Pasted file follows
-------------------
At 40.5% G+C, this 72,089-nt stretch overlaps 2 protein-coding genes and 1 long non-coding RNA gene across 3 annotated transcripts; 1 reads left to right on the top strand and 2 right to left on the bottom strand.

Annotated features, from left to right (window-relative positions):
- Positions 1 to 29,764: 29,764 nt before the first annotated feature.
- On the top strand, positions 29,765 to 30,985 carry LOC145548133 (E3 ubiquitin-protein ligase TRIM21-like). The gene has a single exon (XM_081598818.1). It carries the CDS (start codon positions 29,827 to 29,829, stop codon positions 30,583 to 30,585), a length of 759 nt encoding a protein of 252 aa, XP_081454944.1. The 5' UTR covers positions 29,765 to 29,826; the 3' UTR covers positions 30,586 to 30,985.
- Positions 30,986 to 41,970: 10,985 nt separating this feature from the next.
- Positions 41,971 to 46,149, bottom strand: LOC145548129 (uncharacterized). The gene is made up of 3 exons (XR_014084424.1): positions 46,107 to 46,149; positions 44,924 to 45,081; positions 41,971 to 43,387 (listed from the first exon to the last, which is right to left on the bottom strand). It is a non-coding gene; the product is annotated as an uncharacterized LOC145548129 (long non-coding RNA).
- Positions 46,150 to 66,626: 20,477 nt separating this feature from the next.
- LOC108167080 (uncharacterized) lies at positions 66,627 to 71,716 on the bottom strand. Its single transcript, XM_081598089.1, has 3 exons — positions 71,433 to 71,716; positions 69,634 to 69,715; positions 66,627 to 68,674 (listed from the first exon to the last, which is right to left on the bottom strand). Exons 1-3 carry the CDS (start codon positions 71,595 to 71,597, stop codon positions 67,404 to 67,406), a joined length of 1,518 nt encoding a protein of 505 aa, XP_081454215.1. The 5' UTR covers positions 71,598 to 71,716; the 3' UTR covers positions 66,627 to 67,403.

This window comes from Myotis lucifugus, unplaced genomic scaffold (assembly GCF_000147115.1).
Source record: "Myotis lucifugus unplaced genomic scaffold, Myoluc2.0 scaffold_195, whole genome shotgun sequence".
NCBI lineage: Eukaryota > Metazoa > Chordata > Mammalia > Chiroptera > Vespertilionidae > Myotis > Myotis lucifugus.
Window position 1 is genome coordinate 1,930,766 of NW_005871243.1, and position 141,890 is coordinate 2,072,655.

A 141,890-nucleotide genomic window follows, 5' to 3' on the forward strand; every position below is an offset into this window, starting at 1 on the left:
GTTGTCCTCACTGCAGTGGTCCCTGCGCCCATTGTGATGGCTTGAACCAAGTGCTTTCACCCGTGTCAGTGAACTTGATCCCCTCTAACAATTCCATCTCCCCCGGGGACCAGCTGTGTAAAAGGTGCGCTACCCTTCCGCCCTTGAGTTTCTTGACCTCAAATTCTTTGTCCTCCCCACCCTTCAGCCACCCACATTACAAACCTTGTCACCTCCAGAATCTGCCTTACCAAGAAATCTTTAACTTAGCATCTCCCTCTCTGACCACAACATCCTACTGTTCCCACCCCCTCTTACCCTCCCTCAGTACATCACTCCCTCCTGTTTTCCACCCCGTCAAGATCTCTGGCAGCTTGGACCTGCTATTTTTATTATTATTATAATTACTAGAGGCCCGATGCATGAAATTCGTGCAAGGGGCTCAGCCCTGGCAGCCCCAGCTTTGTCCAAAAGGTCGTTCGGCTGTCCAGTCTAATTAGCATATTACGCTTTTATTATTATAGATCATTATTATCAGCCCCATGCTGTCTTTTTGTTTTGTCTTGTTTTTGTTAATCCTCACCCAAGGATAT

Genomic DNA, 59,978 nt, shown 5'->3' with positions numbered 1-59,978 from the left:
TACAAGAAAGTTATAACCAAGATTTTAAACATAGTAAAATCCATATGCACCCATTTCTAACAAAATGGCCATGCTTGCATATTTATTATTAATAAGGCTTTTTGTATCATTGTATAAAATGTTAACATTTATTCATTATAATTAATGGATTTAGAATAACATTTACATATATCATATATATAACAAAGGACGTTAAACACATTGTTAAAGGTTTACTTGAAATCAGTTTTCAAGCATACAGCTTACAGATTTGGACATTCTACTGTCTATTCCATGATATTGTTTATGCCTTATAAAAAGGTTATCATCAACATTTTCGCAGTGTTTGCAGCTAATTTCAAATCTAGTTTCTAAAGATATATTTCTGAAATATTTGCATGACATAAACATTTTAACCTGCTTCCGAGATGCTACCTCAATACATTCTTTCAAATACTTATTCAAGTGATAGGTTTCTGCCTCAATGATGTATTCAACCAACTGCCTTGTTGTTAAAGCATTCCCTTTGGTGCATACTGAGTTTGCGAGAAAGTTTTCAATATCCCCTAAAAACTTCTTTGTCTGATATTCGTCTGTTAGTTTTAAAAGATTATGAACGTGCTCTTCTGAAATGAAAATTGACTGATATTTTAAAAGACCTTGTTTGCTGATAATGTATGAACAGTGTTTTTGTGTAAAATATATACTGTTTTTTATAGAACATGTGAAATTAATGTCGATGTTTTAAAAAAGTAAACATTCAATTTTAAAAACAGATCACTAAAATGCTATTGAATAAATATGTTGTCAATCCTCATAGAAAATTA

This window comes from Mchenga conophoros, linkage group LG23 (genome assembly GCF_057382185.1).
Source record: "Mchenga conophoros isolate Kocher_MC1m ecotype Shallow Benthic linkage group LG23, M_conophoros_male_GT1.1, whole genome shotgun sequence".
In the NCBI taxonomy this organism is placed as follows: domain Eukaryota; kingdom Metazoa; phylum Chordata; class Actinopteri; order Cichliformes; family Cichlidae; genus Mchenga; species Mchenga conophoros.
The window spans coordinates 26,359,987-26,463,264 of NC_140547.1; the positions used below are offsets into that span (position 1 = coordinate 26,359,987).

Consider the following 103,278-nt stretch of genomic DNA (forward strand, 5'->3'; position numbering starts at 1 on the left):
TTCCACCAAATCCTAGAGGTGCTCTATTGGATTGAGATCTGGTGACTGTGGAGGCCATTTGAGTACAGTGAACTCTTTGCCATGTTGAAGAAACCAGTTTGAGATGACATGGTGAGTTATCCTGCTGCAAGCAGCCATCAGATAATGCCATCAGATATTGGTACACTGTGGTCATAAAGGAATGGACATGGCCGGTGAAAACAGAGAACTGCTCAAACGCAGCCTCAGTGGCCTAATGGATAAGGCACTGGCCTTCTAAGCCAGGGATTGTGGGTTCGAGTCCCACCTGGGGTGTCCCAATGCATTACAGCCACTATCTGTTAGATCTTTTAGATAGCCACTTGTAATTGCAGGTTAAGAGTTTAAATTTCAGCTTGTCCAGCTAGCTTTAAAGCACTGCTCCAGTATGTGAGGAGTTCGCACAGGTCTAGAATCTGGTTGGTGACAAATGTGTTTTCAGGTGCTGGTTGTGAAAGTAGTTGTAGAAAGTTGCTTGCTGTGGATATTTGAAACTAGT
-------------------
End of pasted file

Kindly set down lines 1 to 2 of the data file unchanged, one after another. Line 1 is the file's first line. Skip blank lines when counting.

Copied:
At 40.5% G+C, this 72,089-nt stretch overlaps 2 protein-coding genes and 1 long non-coding RNA gene across 3 annotated transcripts; 1 reads left to right on the top strand and 2 right to left on the bottom strand.

Annotated features, from left to right (window-relative positions):